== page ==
Exiles from the Northeast founded a Northeast National Salvation Society in order to put pressure on the government to resist and to assist volunteer armies, especially in Liaoning. One of its chief supporters was Zhang Xueliang who, despite his obedience to the government, privately supported resistance. Zhang was not publicly associated with the Society and never held office in it, but provided funds and allowed it to use his name when communicating with volunteer armies.
An example of the success of the Northeast National Salvation Society was the creation of the Northeast People's Anti-Japanese Volunteer Army which was led by Tang Juwu, formerly the commander of an infantry regiment. The Northeast National Salvation Society appointed Tang as commander and helped him liaise with smaller forces which others were organising. Tang also made use of his extensive personal contacts with police chiefs, officials, local gentry and the leaders of a semi-clandestine body called the Big Swords Society. In this way, he was able to develop a sizeable force which threatened the region to the east of the important city of Shenyang (Mukden) and communications with Korea.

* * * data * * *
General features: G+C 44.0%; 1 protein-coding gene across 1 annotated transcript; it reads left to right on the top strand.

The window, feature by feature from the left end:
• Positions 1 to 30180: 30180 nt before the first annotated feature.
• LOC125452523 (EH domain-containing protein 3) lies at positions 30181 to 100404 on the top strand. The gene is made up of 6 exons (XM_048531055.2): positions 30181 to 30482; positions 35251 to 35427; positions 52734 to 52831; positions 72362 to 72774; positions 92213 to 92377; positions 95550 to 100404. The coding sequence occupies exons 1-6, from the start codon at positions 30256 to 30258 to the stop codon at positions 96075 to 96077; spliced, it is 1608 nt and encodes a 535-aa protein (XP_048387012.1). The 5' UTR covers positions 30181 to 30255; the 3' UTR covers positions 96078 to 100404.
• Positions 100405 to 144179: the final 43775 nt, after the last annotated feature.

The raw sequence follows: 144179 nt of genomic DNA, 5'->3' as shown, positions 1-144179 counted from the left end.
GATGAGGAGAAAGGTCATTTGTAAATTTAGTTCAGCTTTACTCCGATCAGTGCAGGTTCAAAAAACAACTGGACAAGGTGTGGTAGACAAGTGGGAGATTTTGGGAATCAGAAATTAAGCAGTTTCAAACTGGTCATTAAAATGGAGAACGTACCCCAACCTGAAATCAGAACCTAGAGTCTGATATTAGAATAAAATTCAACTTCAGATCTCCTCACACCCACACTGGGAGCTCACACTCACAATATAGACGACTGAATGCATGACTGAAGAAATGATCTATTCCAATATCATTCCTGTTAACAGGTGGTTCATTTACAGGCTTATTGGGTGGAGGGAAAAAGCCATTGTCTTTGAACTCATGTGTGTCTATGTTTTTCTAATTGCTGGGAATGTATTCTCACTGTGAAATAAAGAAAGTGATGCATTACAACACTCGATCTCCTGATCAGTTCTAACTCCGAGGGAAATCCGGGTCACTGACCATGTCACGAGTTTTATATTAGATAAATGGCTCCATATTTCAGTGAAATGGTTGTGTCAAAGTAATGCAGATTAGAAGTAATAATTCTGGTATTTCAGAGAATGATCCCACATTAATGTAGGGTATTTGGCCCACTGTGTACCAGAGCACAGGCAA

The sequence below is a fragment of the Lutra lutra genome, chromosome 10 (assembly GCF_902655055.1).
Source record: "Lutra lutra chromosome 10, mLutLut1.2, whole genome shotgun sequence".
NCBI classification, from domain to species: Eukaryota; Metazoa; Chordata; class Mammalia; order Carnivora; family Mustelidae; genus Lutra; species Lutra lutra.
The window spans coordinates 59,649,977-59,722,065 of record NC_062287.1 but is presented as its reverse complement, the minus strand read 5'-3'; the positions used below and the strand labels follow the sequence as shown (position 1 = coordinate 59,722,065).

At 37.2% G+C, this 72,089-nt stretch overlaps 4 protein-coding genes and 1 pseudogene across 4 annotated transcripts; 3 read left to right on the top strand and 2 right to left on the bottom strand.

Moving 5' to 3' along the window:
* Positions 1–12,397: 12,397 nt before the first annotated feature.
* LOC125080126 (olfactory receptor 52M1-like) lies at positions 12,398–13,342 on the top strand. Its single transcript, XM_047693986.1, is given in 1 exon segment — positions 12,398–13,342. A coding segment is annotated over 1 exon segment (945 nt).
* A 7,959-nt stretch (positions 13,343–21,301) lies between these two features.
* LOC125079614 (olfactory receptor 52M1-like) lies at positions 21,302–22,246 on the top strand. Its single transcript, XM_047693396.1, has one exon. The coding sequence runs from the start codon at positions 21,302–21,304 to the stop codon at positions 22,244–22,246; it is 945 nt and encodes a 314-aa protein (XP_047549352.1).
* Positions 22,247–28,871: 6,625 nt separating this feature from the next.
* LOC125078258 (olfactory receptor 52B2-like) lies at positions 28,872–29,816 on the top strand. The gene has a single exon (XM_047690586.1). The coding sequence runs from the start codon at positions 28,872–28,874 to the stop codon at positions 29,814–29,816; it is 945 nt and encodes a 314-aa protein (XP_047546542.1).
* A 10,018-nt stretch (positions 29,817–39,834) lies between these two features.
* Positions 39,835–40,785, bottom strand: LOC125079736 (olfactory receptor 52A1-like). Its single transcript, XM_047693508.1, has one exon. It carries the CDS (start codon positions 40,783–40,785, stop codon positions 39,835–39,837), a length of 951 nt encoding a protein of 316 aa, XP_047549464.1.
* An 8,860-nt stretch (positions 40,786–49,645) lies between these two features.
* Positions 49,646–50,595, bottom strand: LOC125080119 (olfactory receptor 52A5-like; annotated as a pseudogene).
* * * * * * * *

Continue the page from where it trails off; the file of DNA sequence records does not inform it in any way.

Volunteer armies were sometimes quite complex in organisation since they consisted of disparate units, each loyal to a different commander. Some units were semi-religious popular forces which had been seen earlier in the Northeast and elsewhere. These traditional peasant self-defence bodies, especially the Red Spears and Big Swords Societies, were widespread and were noted for their reckless courage, for example, in attacking armoured cars with axes and hammers. The Grand Masters of these societies claimed to make the members invulnerable to bullets by magic. Both societies had taken part in the Boxer Rebellion which reaped havoc over much of North China in 1900. During the first three decades of the century, many peasants emigrated to the Northeast from the Shandong and Hebei provinces where the Boxers had been most influential. The peasants revived the Big Swords Society as a measure of self-defence against the depredations of bandits. In 1927, the Fengtian government's harsh taxes and ill-treatment of local people in the Linjiang area, close to the Korean border, led to the Big Swords Society being organised there on a large scale. In January 1928, the Society rebelled against the Fengtian government, seizing the town of Tonghua for a short time.